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Jammu and Kashmir High Court refuses to direct bank to release education loan instalment

The Division Bench of Justice Sanjay Dhar and Justice Puneet Gupta has observed that the Writ Court has limited jurisdiction in contractual matters.

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The Jammu and Kashmir High Court has refused to direct a bank to release loan instalment to pay the fee of a medical aspirant stating courts cannot interfere in matters of contractual obligations of parties. 

It was the case of a student that she had secured admission in the Community Based Medical College, Bangladesh but due to delay in the first instalment from the bank, she couldn’t secure a seat. But the bank transferred that loan instalment later into the same college. The petitioner herself transferred that amount from the college into another college where she got MBBS admission later. When the second instalment was due, the bank refused to pay it which become the subject matter of the writ petition. 

The division bench of Justice Sanjay Dhar and Justice Puneet Gupta observed that the writ court has a limited jurisdiction in contractual matters. Ordinarily, the remedy available for a party complaining of breach of contract lies for seeking damages or for enforcing specific performance of terms of the contract in a civil court. It is only in cases where a Public Authority has acted arbitrarily or unreasonably or with malafide intention that the Writ Court would step in.

The petitioner has made an allegation that the respondents have delayed sanctioning the first instalment of her education loan so the college authorities, for which the loan has to be sanctioned, refused to admit her. As a consequence whereof, the petitioner approached Khwaja Younus Ali Medical College, Bangladesh through her consultancy service and secured her admission in the said college.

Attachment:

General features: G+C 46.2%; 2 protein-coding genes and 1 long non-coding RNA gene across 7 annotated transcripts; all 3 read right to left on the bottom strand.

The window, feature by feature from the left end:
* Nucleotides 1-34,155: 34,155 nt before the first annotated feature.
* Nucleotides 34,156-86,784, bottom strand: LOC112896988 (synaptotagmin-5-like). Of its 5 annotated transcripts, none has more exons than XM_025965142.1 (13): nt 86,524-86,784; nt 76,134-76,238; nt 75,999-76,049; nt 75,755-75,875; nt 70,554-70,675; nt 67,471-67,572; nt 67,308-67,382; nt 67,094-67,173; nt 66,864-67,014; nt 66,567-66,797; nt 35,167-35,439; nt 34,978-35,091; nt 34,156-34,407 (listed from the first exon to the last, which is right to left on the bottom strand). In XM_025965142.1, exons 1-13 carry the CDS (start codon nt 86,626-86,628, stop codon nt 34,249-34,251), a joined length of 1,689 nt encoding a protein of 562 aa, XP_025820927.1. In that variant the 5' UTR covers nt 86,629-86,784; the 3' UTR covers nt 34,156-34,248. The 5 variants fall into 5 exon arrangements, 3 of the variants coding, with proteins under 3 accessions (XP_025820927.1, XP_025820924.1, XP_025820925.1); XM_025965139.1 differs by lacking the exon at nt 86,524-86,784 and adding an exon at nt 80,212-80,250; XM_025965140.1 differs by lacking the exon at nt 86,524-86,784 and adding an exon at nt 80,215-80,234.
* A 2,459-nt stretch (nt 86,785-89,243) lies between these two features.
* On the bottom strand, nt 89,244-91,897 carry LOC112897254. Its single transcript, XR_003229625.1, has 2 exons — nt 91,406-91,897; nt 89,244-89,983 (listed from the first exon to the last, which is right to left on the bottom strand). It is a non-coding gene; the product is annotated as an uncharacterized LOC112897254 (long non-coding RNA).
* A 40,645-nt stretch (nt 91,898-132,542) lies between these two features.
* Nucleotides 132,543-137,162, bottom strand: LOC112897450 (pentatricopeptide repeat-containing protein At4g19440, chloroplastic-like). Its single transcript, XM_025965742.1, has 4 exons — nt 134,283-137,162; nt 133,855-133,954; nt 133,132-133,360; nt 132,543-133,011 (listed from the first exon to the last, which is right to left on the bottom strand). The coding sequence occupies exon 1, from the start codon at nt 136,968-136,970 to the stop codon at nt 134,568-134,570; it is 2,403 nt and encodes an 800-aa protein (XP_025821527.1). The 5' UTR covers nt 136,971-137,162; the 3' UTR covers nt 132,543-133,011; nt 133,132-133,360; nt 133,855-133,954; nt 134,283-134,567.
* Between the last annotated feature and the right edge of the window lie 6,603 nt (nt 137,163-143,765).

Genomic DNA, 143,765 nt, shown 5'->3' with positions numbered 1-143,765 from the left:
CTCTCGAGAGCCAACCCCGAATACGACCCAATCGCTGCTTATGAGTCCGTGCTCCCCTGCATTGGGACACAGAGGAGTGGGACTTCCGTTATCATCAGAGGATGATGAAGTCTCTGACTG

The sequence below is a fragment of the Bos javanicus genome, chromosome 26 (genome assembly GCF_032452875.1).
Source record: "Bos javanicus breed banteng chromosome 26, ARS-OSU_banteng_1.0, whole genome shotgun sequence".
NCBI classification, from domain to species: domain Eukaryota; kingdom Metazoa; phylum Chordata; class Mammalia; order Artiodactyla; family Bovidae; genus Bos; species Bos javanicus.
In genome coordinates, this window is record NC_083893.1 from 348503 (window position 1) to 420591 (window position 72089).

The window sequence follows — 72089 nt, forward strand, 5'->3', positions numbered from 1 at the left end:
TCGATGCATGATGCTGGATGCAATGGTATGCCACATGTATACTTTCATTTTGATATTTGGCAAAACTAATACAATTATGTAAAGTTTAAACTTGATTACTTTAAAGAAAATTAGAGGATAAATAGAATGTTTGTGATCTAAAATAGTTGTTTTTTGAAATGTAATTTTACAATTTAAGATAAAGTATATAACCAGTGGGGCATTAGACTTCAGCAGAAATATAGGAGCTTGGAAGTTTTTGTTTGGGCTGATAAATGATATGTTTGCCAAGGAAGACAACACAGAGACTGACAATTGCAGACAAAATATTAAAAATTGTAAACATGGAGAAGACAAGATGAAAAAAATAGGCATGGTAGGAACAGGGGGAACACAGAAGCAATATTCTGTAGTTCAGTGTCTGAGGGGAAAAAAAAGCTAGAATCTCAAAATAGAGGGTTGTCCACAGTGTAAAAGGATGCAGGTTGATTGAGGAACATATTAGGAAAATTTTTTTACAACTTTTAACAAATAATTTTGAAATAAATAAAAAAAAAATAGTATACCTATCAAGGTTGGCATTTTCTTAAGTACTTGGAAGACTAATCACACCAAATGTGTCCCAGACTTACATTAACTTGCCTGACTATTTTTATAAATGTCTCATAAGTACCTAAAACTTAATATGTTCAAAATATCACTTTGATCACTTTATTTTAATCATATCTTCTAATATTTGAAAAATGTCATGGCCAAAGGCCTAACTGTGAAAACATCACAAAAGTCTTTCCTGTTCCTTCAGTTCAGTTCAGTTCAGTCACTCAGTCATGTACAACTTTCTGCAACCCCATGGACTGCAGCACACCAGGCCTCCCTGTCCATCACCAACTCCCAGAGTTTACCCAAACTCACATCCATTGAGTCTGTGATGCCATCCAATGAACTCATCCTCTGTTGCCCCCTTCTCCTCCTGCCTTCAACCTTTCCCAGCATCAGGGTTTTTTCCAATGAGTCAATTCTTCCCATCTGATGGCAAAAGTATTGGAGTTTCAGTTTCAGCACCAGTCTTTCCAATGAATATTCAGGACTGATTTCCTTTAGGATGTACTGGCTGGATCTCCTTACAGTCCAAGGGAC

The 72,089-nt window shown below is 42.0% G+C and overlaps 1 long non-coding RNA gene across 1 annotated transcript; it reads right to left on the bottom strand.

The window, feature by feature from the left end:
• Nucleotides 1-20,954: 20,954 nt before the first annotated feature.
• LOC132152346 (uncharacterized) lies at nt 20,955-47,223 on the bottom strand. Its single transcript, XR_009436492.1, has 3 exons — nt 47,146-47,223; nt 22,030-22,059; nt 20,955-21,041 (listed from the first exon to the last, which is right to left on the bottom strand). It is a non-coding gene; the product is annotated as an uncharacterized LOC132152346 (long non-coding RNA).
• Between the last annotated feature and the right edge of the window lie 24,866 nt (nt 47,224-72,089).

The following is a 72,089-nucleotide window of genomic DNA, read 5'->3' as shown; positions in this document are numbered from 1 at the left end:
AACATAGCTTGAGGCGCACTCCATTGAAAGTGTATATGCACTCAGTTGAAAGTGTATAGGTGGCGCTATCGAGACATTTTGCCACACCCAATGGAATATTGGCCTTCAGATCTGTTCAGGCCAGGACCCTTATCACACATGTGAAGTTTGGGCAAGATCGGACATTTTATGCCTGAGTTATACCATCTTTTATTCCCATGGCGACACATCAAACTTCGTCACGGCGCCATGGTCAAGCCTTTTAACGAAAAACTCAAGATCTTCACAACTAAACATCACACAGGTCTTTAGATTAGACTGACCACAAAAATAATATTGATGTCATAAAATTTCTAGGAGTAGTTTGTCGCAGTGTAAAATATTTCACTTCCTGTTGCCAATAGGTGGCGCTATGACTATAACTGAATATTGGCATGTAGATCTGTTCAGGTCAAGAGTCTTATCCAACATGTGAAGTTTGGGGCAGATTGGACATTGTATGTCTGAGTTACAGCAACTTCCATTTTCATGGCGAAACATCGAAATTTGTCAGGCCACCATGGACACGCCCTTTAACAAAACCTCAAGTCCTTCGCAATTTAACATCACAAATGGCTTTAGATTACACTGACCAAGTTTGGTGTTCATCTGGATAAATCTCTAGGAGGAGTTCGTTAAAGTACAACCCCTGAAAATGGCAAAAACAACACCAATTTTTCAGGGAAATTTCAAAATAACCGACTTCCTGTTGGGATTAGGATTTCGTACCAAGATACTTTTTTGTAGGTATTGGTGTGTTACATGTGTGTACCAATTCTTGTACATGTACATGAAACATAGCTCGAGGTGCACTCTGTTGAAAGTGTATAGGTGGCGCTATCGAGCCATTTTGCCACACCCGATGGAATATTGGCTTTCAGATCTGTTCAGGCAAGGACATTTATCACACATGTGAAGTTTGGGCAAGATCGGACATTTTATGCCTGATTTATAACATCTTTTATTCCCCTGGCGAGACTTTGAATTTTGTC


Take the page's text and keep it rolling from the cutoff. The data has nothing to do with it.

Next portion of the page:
Thus, the first installment of fee, that had been transferred by the respondent-Corporation to the Community Based Medical College, Bangladesh was, in turn, transferred to Khwaja Younus Ali Medical College, Bangladesh.

The petitioner has submitted in the petition that the information regarding the change in College was conveyed by her to the respondent-Corporation, but without going into reasons therefore, the Corporation issued her a letter directing the petitioner to repay the amount of loan which had been released in her favour. 

Against the contentions of petitioners, the respondent-Corporation has submitted that, the first instalment of loan, that was released by the Corporation in favour of Community Based Medical College, Bangladesh, has been transferred to Khwaja Younus Ali Medical College, Bangladesh as the petitioner could not secure a seat for herself in the Community Based Medical College. The transfer of amount was made without information to it and, as such, the request of the petitioner could not be accepted.

Further, the loan was sanctioned by the Corporation in favour of petitioner for her admission to five-year MBBS course at Community Based Medical College, Bangladesh and not for her admission to Khwaja Younus Ali Medical College, as such, the Corporation cannot release the loan in favour of petitioner, the same being against the terms and conditions of the sanction.

The Court after going through the facts and arguments made has held that,

“The sanction and release of loan amount by a Financial Institution in favour of a borrower is purely a contractual matter governed by the terms and conditions of the loan agreement. Thus in the instant case transaction pertaining to release of loan amount by the Corporation in favour of petitioner is governed by the terms and conditions of the sanction letter and the Mortgage Deed executed by the father of petitioner in favour of the Corporation. Therefore, this Court has to approach the matter by keeping in mind the principles governing the scope of writ jurisdiction in contractual matters.”

The Court has held that, the Mortgage Deed executed by the father of the petitioner in favour of respondent-Corporation provides that the loan of Rs 30 lakh has been sanctioned for completion of five years MBBS course at the Community Based Medical College, Bangladesh. The loan was sanctioned by the respondent-Corporation on the condition that the petitioner had got admission in the Community Based Medical College, Bangladesh, and not in the Khwaja Younus Ali Medical College, Bangladesh.

Thus, the action of the respondent-Corporation in not releasing the second installment of loan in favour of the petitioner appears to be justified and the same cannot be termed either arbitrary or malafide. In fact, there are no allegations of malafides in the writ petitions against the respondent-Corporation. 

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The Court has further held that the action of the respondent-Corporation directing the petitioner to refund the first instalment of loan amount also appears to be justified because the petitioner admittedly had, on her own, transferred the first instalment of loan from the Community Based Medical College, Bangladesh to Khwaja Younus Ali Medical College, Bangladesh without informing the respondent-Corporation, which is a breach of terms and conditions of the sanction letter.

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